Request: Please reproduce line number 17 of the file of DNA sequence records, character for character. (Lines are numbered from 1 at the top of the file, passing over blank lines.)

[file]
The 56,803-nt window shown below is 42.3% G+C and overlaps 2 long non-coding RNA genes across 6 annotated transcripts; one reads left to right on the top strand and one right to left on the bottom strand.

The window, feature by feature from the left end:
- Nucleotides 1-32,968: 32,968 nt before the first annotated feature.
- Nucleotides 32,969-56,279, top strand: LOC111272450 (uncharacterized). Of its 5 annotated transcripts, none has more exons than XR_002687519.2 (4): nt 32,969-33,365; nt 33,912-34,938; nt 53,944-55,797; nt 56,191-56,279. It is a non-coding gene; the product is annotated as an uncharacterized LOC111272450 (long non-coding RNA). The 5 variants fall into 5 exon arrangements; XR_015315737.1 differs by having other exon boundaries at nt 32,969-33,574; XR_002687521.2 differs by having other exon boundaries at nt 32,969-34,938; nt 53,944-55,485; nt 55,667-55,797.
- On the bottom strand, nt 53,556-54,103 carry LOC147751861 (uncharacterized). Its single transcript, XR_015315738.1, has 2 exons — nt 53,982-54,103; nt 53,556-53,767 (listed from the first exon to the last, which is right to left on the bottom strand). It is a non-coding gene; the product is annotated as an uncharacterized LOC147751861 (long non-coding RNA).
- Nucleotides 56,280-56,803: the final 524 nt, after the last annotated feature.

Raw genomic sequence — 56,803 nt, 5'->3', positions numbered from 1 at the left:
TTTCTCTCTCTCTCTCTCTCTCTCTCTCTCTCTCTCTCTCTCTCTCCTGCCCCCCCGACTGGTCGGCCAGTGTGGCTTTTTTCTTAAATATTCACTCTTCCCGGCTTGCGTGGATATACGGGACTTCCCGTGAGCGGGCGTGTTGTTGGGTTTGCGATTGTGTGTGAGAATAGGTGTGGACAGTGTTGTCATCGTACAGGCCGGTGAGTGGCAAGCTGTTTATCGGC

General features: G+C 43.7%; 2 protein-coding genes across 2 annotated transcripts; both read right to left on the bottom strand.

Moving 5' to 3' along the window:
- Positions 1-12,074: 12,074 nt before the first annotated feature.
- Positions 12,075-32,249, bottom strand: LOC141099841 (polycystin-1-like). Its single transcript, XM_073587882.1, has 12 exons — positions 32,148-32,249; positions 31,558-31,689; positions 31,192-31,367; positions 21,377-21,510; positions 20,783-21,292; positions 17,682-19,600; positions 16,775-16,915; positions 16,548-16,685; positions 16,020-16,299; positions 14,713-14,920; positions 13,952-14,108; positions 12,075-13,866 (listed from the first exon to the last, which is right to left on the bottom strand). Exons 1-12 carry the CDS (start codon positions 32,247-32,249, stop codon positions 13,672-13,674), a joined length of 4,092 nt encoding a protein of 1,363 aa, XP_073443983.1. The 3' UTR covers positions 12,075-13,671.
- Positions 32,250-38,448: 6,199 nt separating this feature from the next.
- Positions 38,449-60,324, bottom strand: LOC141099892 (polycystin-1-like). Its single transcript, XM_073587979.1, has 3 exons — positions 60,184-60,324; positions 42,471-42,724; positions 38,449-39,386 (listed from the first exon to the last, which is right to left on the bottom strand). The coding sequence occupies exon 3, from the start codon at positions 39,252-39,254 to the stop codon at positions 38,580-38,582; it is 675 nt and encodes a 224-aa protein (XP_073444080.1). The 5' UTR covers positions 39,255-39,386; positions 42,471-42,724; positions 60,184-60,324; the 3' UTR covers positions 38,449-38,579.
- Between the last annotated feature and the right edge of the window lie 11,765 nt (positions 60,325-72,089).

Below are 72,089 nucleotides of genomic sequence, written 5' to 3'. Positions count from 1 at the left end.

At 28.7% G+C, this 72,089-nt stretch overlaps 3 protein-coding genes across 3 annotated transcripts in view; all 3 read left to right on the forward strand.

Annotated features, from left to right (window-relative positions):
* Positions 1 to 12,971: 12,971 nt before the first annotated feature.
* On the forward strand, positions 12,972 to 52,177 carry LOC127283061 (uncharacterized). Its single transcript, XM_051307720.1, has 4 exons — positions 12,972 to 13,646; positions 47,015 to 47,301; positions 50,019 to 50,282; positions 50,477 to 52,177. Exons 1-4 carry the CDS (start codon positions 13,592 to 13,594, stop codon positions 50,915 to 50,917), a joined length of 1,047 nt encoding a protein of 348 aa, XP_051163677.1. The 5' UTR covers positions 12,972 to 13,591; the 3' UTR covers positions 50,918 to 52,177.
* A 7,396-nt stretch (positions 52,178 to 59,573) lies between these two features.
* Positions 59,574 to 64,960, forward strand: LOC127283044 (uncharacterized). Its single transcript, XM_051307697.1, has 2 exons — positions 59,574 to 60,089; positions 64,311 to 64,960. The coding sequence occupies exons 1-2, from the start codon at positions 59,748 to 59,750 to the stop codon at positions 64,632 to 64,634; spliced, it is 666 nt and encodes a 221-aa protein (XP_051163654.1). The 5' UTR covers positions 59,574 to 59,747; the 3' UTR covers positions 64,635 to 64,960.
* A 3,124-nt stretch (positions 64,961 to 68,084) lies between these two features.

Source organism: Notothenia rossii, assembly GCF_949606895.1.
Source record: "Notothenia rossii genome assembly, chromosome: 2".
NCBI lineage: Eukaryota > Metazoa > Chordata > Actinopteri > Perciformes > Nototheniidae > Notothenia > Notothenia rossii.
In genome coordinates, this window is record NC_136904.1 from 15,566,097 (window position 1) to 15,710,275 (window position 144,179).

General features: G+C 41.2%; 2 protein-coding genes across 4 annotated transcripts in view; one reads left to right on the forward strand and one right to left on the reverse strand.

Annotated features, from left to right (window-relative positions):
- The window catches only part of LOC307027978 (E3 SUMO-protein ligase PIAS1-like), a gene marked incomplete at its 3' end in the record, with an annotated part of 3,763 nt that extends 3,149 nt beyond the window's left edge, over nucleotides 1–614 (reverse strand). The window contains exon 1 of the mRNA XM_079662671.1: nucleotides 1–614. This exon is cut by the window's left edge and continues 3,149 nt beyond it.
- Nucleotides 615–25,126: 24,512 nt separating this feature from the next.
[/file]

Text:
At 28.7% G+C, this 72,089-nt stretch overlaps 3 protein-coding genes across 3 annotated transcripts in view; all 3 read left to right on the forward strand.